From lending and digital currency, to investment management and payments, Financial Technology (fintech) startups are rapidly changing the world in which we live. By redefining what it means to receive and provide a financial service, fintech is disturbing areas once deemed the sole domain of financial and banking institutions.
The UK, in particular, has become a hub for imaginative fintech startups in recent years. As a report by EY has recently highlighted, the UK’s fintech industry is producing £6.6 billion in revenues, enticing roughly £524 million in annual investment and generating more billion pound-valued startups than any other British sector.
With Britain’s 500 fintech companies directly supporting 61,000 jobs in the UK, fintech is thriving.
Yet post-Brexit many have speculated that London risks losing its crown as fintech capital of the world.
Given that the UK lost its coveted AAA credit rating within 24 hours of the leave vote and several British businesses declared their readiness to relocate to mainland Europe, this unease is understandable.
The foreign exchange service TransferWise and the London-based online money transfer company Azimo, for instance, were amongst those businesses expressing concern that Brexit would reduce access to markets, talent, passporting powers and funding for UK SMEs.
Content seriesView full content series
Yet, as the recent All-Parliamentary Group (APPG) report ‘Stepping Forward for Fintech’ has recently highlighted, Brexit is unlikely to hamper British entrepreneurship and innovation in the long term.
Citing examples such as GoCardless and Currency Cloud, the APPG report stated that fintech is providing businesses with a ‘meaningful alternative to their bank when making a payment or when moving money across borders and currencies’. Likewise, by presenting solutions to the challenges of financial transparency and completion amongst consumers, it is challenging the traditional financial domain.
With this in mind it is unsurprising that MarketInvoice raised a $7.2m funding round at the beginning of July 2016, an investment of £6.5 million was confirmed by WeSwap and the fast-growing foreign exchange startup Revolut just succeeded in attaining £6.75 million from venture capitalists in London.
Nonetheless, three policy objectives outlined by the APPG Fintech indicate that there is room for development when it comes to access & financial inclusion, choice & fairness and security & integrity.
The report outlined how new prototypes are currently being restricted by infrastructure and legislation that is outmoded and outdated. To tackle this, the APPG urged the Payment Systems Regulator to take added action for entrants who do not have effective access to the payments infrastructure and called for a regulatory framework that promotes an inclusive, competitive and growing fintech industry.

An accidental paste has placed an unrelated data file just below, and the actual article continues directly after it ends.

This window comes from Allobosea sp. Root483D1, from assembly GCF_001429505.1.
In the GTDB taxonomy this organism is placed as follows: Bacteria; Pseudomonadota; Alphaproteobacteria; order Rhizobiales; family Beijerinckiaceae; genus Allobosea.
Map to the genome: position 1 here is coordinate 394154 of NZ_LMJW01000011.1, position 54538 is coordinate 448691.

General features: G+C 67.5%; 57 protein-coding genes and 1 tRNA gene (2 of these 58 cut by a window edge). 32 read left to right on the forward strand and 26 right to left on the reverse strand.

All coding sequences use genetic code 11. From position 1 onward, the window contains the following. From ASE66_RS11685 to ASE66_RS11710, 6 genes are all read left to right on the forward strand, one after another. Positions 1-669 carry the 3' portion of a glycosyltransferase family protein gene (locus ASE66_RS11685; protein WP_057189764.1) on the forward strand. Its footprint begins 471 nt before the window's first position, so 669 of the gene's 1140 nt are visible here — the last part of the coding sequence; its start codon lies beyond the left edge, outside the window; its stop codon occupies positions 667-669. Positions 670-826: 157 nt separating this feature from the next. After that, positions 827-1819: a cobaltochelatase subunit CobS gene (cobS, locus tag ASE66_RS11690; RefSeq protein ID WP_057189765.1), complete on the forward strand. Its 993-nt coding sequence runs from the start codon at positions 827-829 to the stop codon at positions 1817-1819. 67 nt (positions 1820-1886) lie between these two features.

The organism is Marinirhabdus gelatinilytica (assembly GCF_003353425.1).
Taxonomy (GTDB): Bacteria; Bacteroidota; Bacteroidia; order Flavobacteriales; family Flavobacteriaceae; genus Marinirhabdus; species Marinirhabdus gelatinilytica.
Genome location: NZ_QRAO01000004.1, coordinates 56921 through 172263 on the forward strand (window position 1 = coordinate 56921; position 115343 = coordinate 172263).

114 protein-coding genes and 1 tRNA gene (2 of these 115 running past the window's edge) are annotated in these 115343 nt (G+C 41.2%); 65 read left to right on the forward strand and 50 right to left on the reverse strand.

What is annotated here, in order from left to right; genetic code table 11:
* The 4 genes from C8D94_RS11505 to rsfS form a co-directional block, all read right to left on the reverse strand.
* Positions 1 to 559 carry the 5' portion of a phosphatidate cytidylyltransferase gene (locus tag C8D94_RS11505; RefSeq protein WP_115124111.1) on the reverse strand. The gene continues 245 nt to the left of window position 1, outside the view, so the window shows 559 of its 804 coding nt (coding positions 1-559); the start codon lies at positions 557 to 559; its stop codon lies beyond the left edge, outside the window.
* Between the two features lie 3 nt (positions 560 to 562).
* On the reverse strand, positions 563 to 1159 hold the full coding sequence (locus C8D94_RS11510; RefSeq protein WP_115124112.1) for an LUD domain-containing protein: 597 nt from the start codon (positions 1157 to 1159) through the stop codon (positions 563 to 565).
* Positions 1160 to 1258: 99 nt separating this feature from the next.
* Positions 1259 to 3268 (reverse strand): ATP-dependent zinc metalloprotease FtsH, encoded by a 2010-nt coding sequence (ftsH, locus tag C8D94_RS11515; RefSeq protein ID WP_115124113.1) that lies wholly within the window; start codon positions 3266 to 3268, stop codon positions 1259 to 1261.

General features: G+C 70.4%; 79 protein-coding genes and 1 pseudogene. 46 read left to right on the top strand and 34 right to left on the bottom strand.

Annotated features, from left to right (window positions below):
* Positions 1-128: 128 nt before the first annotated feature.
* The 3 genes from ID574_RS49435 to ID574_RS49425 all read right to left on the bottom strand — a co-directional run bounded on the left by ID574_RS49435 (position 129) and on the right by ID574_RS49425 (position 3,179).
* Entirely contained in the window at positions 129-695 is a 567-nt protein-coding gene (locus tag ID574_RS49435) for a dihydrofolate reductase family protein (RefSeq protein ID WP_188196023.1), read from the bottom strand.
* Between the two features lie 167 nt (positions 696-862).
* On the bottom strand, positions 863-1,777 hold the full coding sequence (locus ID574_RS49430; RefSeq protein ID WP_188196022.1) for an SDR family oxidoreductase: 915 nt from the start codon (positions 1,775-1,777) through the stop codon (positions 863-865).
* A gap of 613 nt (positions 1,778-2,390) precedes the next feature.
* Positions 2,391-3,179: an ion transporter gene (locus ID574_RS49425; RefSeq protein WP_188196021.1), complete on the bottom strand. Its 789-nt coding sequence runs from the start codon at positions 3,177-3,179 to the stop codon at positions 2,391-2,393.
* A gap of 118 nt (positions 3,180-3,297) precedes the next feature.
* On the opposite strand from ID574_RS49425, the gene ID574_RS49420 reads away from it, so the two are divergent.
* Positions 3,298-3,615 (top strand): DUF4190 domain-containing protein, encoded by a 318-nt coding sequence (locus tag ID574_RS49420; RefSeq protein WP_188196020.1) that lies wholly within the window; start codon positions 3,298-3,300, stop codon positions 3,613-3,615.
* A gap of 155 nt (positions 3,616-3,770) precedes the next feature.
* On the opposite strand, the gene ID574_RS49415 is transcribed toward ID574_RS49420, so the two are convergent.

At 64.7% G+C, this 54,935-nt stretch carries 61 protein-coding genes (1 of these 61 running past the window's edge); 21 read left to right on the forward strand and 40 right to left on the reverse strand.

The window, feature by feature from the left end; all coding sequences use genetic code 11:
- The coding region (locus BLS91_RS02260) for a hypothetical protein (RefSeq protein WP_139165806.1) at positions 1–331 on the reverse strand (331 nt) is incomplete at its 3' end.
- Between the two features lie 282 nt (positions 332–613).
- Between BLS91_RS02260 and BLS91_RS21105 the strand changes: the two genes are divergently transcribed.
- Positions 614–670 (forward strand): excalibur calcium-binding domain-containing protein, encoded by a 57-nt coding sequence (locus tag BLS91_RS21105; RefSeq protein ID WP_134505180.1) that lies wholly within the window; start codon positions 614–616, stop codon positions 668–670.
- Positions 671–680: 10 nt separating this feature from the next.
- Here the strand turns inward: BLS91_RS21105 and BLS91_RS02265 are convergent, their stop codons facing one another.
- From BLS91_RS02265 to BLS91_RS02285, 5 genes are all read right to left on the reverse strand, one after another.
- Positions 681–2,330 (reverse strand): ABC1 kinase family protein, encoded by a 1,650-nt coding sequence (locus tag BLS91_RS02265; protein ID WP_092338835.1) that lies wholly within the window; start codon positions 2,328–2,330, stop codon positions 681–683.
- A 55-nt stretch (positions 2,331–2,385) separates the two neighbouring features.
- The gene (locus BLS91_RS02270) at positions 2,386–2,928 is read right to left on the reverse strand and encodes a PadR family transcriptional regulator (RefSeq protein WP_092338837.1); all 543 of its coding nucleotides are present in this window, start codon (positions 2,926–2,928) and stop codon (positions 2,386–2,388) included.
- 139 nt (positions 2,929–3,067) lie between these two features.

The committee also stressed that more needs to be done to inform SMEs on the numerous and varied funding options that are now accessible to them. Business owners who are, for instance, concerned about taking on large amounts of debt to fund their expansion, need to be educated on the number of flexible finance options available outside of the banks.
There are also a number of schemes that can be applied for through alternative providers, such as the Enterprise Finance Guarantee. This is a key part of working towards full financial inclusion, as well as creating a more diverse, fairer finance sector.
Recognising the value of alternative lending providers such as Fleximize and Funding circle, the APPG report explained that fintech is giving individuals and businesses greater access to affordable options that are tailored to the specific needs of each business and thus providing a “bridge between citizens and the financial services they need and want”.
Given a recent forecast by the EY Item Club that bank lending will fall in the aftermath of the Brexit vote, it is likely that more companies will turn to alternative finance to fund their business ventures.
As well as supporting banks with their efforts to lend to businesses, the APPG committee thus urged the government to continue to back alternative providers that offer British SMEs a viable, rapid alternative when the banks say no. Such a policy can be further backed by the government’s already pro-business attitude and favourable tax schemes for investors and entrepreneurs, such as EIS and SEIS.
With the active and positive governmental investment in fintech and alternative finance, there is cause to believe that UK-based fintech companies will expand and thrive post-Brexit.
After all, the likes of Funding Circle materialised in the aftermath of the 2008 financial crisis, displaying the adaptability and innovation required to survive any period of economic uncertainty.
So long as this mentality endures, there is good reason to believe that fintech startups will successfully tackle the numerous challenges presented to them post-Brexit.